48 Hours In Turin
Often overlooked by visitors, Turin is one of Italy’s greatest cities. The movement to unify Italy was born in Turin, as was the Fiat, Nutella and many of Italy’s most famous chocolatiers. Turin offers uncrowded boulevards lined with elegant cafes, delicious Piedmontese cuisine and high culture – all on the banks of the River Po. It’s the perfect destination for a reﬁned weekend break.
Hannah Frances is a travel writer, photographer and founder of art and travel platform Palette. She is currently based in Urbino, Italy.
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Day One: Morning
Start the day in typical Torinese style with a sweet breakfast at Caffè Cioccolateria Al Bicerin (Piazza della Consolata, 5). The tiny cafe has been a popular meeting place for over 200 years, and you should not leave Turin without trying it’s eponymous drink. The bicerin comprises indulgent layers of coffee, chocolate and cream – the ultimate modern luxury in 18th century Italy and just as tempting today.
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Get to know the geography of the city from the lofty vantage point of Mole Antonelliana (Via Montebello 20, 10124 Turin). Originally built as a synagogue, the landmark now hosts the cinema museum. Glide skywards in the glass elevator for breathtaking views from the observation platform – it’s especially magical at sunset.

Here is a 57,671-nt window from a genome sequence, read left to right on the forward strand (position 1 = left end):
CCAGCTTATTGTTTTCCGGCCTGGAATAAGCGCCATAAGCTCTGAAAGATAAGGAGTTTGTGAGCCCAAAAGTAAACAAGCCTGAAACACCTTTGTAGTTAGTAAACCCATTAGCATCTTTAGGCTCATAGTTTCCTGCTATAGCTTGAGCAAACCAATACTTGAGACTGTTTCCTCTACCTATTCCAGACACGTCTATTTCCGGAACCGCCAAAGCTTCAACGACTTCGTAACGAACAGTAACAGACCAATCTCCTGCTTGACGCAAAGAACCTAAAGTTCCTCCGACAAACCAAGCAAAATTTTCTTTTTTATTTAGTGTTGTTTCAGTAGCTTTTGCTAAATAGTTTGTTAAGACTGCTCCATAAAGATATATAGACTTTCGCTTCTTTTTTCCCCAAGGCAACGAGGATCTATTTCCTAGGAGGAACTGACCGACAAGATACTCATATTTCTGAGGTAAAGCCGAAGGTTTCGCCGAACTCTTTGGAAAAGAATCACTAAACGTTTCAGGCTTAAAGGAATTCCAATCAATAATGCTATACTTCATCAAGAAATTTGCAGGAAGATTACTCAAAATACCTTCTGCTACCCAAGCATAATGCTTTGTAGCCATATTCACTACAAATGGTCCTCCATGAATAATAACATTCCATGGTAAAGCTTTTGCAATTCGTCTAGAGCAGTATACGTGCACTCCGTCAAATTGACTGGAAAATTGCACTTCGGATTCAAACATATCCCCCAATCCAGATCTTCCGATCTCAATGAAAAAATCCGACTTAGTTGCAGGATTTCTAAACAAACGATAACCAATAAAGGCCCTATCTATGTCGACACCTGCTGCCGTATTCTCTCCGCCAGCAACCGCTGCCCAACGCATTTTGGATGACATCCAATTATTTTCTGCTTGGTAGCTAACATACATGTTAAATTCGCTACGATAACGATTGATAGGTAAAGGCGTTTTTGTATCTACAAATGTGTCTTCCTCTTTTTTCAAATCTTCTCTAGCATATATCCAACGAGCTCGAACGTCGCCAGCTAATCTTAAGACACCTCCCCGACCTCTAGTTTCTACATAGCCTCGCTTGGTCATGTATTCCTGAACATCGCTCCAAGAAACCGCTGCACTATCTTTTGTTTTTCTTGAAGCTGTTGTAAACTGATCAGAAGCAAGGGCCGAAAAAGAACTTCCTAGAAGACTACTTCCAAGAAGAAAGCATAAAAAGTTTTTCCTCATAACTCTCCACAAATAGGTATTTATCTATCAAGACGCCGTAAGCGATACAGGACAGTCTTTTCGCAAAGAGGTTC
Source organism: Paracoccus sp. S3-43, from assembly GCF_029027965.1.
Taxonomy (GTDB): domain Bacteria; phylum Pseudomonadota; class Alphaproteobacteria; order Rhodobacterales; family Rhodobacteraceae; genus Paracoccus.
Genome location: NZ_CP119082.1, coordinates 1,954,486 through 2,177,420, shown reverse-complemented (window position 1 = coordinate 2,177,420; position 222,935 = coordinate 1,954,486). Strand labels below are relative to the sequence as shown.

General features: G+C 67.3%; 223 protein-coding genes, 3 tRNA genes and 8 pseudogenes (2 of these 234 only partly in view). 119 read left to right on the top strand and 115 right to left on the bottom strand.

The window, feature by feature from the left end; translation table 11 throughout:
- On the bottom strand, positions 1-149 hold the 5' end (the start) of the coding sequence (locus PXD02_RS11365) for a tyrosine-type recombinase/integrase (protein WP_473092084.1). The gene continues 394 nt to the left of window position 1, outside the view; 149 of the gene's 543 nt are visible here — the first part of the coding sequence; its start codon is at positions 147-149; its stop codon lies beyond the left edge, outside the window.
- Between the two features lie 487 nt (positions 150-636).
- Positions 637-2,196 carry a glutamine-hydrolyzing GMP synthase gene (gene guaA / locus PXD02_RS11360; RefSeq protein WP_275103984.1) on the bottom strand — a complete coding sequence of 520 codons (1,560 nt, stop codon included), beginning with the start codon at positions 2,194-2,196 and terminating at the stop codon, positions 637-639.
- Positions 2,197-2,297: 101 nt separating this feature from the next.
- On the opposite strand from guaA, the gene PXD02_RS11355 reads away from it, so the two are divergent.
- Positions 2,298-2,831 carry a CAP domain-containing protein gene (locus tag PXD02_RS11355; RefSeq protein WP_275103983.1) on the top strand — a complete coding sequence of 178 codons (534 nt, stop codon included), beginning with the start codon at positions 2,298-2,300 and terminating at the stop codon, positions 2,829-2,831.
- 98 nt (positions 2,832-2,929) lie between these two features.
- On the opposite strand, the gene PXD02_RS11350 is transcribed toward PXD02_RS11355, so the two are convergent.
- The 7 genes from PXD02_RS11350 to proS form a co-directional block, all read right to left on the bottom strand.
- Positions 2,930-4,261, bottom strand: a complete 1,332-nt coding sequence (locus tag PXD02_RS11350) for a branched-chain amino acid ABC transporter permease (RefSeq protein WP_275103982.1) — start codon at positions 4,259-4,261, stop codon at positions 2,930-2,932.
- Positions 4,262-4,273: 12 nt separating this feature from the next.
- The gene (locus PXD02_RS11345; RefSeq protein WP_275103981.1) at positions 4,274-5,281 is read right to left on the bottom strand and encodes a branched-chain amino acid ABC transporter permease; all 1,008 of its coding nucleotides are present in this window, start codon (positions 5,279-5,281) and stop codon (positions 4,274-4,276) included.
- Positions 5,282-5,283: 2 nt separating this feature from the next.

Back at street level, wander towards Piazza Castello at the heart of the ancient Roman neighbourhood (il quadrilatero romano), and along Via Garibaldi, which was built on the ancient Roman decumanus maximus. The city is easy to navigate with it’s grid-like layout, and the peaks of Alps helpfully mark north. Stop for a simple, hearty lunch at Da Cianci Piola Caffè (Largo IV Marzo, 9/b, 10122 Torino), where the chalkboard menu is tiny and changes daily. It’s always packed but it’s excellent value for money and the food is fantastic, so it’s worth waiting for a table.
Day One: Afternoon
The royal house of Savoy was based in this industrial town, and the mixture of nobility and industry gives the city a unique atmosphere. Around 10km outside of Turin is the Palace of Venaria (Piazza della Repubblica 4, 10078 Venaria Reale) – the rural escape of the Savoy family.